Scheduling & Invoicing Landscaping Work

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If you want to know how to run a lawn care business, you will have to get your scheduling system down.

In the landscaping industry, one free tip to start a landscaping business is that you will have two types of work:

  1. Recurring work
  2. One time work

Recurring work

Recurring work I define as lawn mowing, pruning, weeding, fertilizing, etc that is done routinely throughout the season on a recurring basis. For this type of work, you will have to come up with a schedule for your customers. For the most part we are referring to lawn mowing here, so that is what I will focus on.

When I first started, I allowed my customers to dictate their schedule. Ie, I would like my lawn done every 2 weeks, or every ten days, or once per week. Fairly quickly, I started to realize that catering to my customers’ scheduling demands was not realistic for me.

Very quickly, I started to realize that 10-day schedules would not work because there was no regular pattern, the 10-day mows would end up rotating onto random days of the week each week which would make it near impossible to develop a consistent schedule.

Weekly, or bi-weekly, on the other hand, occurs the same day each week, so you are able to have a Monday route, Tuesday route, Wednesday route, etc. If the bi-weekly accounts are distributed on opposite weeks, it is easy to also stack regular routes. The ten-day route was quickly eliminated.

In the beginning, to keep track of these, what I would do was create a spreadsheet in excel, which would list all of our clients in a list by the day of the week. So I would have a list, in driving order, of all of the Wednesday customers. When I completed the property, I would put the date next to the customer. By the end of the month, I would have all the dates the customer was serviced in the columns to the right of the customer.

This old, simple scheduling and billing technique can be downloaded here.

Nowadays, I use software called Service Autopilot– which is a much more streamlined and efficient solution.

In the beginning, we would mow lawns Tues-Friday, which, again, was determined by our customers’ requests. Most people wanted to be serviced at the end of the week, so their lawn would be freshly cut for the weekend. Typically, if we get rain, everything gets pushed back on day. Ie, Tuesday lawns get mowed on Wednesday, Wednesday lawns on Thursday, Thursday lawns on Friday, and Friday lawns on Saturday.

The only problem here, was that if we got rained out during the week, we would end up working Saturday. Not the end of the world, but what if we got rain two or more days in a week? We didn’t want to work Sundays too, so we would end up dragging the schedule out to the next week. Now, we ran into weird scheduling in that if the lawn is due to be mowed on Friday but we got rain and can’t get to it until Wednesday, so we mow it Wednesday and then again on Friday, or do we miss a mow? Sound confusing? It was.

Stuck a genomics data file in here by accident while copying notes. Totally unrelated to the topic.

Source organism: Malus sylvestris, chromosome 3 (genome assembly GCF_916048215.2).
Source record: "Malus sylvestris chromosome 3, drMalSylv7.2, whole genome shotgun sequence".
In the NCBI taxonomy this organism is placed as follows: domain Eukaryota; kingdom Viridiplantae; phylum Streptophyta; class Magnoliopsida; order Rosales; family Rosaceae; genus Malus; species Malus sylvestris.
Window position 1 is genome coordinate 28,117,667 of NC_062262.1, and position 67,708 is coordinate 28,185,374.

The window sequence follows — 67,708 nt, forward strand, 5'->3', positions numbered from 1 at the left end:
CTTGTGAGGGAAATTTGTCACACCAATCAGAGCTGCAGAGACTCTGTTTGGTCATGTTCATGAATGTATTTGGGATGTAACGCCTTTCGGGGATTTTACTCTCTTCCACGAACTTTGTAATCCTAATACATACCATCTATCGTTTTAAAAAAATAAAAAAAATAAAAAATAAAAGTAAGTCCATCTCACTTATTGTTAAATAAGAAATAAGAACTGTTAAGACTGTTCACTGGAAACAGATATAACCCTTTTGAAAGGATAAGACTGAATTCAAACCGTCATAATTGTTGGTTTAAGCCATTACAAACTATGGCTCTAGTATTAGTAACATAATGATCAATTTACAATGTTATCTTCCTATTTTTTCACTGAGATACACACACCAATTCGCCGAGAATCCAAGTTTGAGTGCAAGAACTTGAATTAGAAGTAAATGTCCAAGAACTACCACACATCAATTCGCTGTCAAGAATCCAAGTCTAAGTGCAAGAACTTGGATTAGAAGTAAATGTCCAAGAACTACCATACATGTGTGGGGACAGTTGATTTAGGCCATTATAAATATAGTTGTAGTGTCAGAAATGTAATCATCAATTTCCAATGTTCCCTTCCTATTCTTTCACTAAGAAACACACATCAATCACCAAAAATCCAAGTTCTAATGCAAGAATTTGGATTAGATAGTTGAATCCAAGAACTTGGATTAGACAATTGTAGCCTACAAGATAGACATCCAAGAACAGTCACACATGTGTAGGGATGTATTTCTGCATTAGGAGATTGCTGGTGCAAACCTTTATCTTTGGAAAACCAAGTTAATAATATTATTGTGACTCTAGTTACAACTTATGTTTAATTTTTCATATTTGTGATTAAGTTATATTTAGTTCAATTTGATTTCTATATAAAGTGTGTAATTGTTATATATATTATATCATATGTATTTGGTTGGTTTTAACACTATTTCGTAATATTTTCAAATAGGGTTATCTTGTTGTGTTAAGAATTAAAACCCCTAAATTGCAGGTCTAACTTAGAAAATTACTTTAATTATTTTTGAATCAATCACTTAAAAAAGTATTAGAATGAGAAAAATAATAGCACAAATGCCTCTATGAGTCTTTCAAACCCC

Tips for a lawn care business: To solve this problem, borrowing the idea from another landscaper, we pushed the schedule back to Mondays, using Friday as a make up day. If we get rain during the week, no problem, we work Friday instead and still get the weekend. More than one day of week, maybe we work Saturday. But it rarely messed up the schedule into the next week. Just like telling our customers we would no longer do ten day mowing schedules, we had to tell them that we no longer mow on Fridays either. Did we lost a couple customers over it? Sure. Not a significant portion. And it made our scheduling flow much easier.

One Time Work

One time work refers to fall cleanups, spring cleanups, landscape installation projects, mulch, etc. Any work that is done once in a season and does not recur.

For this type of work, I would also keep a running tally in excel for the job and the time frame requested. We would fit these jobs in where the schedule allowed, usually on Fridays to fill the empty time slots when we were not mowing.

However, now, since we have grown to four crews, we have one crew that is dedicated to producing these more skill-based projects, and the other crews just do the mowing.

Invoicing Landscaping Work

After performing the estimate, I will offer my customers a couple of different billing options. The first and most popular option is to bill at the end of the month for services performed that month. The second option is to give them equal monthly bills, so they know what to expect.

For the most part, I will bill at the end of the month for services I performed that particular month. Billing does take a while (about three hours for 65 customers), so I try not to do it more often than I have to. It also costs

Some customers used to try to pay me at the door after we mow the lawn- I refuse to let them pay me that way for three reasons. postage and takes more record keeping, which is why I choose to bill once a month rather than more frequently.

  1. It is easy to lose the checks when you are on the job
  2. It is harder to keep track of and
  3. It slows you down waiting for them to write the check etc.

The second billing option I recently have begun to offer is breaking down the billing into even monthly payments. If they hire us for spring and fall cleanups, as well as aeration and lawn mowing, they don’t get slammed with a large bill the month of the service. Instead, I will add up the total cost of all the services they want, and divide this by 6 to come up with 6 easy monthly payment plan for them.

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